European countries should prepare for a far-reaching debate on the “profound lifestyle changes” required to limit climate change, according to a leaked European commission document.
The commission will tell foreign ministers meeting in Brussels on Monday that a Europe-wide debate is needed on how to limit global warming to 1.5C, according to a staff working document for ministers seen by the Guardian.
It was written in response to last December’s Paris climate summit, which agreed a plan for cutting emissions to net zero after mid-century, and an intent to peg global warming to 1.5C.
Temperatures have already risen by 1C since pre-industrial times and slamming the brakes on climate change “is by no means an easy undertaking”, the document says.
“It will require exploring possibilities for realising ‘negative’ emissions as well as profound lifestyle changes of current generations.”
Negative emissions can refer to carbon capture and storage technology powered by biomass, geo-engineering of the atmosphere and oceans, or CO2 removal that sucks emissions out of the air.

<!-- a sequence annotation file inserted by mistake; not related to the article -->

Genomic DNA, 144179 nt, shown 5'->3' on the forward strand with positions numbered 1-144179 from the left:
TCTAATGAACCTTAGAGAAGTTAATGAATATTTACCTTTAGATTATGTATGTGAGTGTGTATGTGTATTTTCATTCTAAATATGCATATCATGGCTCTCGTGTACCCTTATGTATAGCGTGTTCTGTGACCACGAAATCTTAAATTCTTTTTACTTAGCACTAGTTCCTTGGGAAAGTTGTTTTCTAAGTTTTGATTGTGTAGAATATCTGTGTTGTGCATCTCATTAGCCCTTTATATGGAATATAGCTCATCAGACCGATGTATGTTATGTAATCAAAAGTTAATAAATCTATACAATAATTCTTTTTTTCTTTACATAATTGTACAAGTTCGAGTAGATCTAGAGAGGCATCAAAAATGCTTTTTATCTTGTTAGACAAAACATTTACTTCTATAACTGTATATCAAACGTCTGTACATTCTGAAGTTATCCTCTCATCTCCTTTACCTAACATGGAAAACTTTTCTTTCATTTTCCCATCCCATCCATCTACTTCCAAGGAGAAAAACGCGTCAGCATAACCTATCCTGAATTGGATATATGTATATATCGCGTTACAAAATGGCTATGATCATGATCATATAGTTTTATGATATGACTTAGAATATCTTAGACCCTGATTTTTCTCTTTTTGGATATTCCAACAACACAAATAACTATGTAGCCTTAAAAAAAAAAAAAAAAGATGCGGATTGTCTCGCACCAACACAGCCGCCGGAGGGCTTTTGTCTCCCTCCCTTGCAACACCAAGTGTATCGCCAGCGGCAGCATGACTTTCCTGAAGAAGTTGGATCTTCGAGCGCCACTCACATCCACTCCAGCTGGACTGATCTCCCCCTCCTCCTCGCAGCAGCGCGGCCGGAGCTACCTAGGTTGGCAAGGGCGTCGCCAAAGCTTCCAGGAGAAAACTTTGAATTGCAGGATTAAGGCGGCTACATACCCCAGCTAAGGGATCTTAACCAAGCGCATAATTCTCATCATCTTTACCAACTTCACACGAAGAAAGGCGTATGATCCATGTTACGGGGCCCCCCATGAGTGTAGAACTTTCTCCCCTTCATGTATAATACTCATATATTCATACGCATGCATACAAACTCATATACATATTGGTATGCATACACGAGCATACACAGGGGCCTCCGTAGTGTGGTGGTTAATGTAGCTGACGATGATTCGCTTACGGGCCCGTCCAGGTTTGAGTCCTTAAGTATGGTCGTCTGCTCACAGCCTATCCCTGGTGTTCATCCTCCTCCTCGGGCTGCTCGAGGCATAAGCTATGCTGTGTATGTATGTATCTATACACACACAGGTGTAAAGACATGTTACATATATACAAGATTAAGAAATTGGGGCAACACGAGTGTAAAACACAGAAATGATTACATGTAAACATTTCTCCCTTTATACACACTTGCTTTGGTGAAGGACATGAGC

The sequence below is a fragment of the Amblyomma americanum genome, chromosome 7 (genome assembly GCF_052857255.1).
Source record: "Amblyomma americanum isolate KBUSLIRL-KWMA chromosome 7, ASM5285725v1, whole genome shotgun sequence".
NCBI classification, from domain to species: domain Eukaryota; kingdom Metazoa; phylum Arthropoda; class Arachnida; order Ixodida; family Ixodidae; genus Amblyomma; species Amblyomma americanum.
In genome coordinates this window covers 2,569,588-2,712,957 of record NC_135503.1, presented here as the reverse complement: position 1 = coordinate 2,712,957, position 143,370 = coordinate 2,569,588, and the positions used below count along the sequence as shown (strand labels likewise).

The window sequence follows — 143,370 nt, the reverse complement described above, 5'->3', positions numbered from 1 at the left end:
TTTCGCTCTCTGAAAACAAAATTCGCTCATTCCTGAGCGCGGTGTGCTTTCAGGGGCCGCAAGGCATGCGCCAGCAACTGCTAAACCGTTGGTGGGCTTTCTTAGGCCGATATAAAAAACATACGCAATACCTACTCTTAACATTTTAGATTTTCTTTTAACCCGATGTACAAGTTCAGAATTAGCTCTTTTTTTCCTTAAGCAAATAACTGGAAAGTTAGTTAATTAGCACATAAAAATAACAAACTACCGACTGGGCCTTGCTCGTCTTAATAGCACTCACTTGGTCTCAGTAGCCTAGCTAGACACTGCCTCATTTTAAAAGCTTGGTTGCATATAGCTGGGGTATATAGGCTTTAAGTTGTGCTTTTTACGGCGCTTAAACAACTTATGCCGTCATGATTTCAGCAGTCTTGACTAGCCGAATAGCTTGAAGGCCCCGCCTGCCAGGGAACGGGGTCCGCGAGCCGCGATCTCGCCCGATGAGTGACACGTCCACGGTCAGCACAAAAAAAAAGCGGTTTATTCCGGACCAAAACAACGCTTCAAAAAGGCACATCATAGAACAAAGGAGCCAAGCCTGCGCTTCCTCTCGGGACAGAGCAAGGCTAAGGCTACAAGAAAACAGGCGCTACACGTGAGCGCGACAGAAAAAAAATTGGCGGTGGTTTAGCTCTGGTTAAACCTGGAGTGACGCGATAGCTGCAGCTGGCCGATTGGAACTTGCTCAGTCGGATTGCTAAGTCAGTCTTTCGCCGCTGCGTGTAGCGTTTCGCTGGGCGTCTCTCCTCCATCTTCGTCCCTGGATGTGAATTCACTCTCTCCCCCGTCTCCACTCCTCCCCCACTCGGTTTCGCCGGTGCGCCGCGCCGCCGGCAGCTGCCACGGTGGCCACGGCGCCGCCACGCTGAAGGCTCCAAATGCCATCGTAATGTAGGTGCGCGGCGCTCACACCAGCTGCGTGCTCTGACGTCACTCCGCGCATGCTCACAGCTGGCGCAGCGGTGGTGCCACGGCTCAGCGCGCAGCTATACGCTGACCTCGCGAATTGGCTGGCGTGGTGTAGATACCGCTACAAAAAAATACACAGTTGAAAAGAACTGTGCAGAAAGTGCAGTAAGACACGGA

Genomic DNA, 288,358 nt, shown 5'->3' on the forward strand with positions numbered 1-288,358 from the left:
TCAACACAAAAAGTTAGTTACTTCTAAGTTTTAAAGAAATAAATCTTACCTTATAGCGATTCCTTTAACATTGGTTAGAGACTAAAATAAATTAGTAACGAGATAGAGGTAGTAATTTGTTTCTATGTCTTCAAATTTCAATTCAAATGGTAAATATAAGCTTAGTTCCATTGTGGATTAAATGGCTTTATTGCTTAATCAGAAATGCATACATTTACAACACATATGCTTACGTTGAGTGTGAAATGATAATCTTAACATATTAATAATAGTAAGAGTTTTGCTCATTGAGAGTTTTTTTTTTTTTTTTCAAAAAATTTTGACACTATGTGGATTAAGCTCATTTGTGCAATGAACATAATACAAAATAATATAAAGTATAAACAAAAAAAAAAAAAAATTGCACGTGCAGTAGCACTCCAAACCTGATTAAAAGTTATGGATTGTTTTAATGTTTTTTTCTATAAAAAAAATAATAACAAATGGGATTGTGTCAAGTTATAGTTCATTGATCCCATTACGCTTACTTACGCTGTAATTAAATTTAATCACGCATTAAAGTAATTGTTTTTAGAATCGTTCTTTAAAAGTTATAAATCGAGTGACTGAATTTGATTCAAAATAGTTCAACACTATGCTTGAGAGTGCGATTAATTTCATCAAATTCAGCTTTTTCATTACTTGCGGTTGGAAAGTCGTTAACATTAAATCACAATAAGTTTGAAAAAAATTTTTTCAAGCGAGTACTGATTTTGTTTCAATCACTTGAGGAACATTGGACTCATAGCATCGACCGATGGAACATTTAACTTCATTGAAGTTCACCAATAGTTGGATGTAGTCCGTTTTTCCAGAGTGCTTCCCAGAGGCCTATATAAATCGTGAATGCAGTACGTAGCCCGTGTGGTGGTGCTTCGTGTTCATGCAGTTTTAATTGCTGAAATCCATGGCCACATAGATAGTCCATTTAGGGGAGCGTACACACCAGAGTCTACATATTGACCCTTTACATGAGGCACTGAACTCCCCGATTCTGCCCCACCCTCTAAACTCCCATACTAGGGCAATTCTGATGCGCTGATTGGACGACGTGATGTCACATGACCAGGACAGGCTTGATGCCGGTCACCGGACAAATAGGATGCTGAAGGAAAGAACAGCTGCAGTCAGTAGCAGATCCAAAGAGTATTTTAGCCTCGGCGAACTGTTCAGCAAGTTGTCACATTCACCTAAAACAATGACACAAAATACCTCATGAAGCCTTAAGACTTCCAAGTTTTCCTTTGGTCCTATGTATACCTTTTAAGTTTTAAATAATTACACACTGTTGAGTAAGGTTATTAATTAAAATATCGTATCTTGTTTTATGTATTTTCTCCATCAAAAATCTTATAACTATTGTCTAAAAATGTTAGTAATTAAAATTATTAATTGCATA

A review of the ambition of the bloc’s pledge to cut CO2 emissions by at least 40% from 1990 levels by 2030 will be crucial, the paper adds. This will take place after a report is published by the UN’s climate panel, the IPCC, in 2018.
“There is no requirement that the EU updates its 2030 headline target as a result of this process in 2020, but the timeframe presents the EU with an opportunity to do so,” it says.
The decade’s end will be “the only significant political moment before 2030 to leverage more ambition from other major economies like China and India,” as well as the US and Brazil, the document states.
However, the European commission is known to already be developing scenarios for increased emissions cuts through energy savings and a new renewable energy directive. In that context, green groups said they were disappointed that action on the hard-won 1.5C target was being delayed.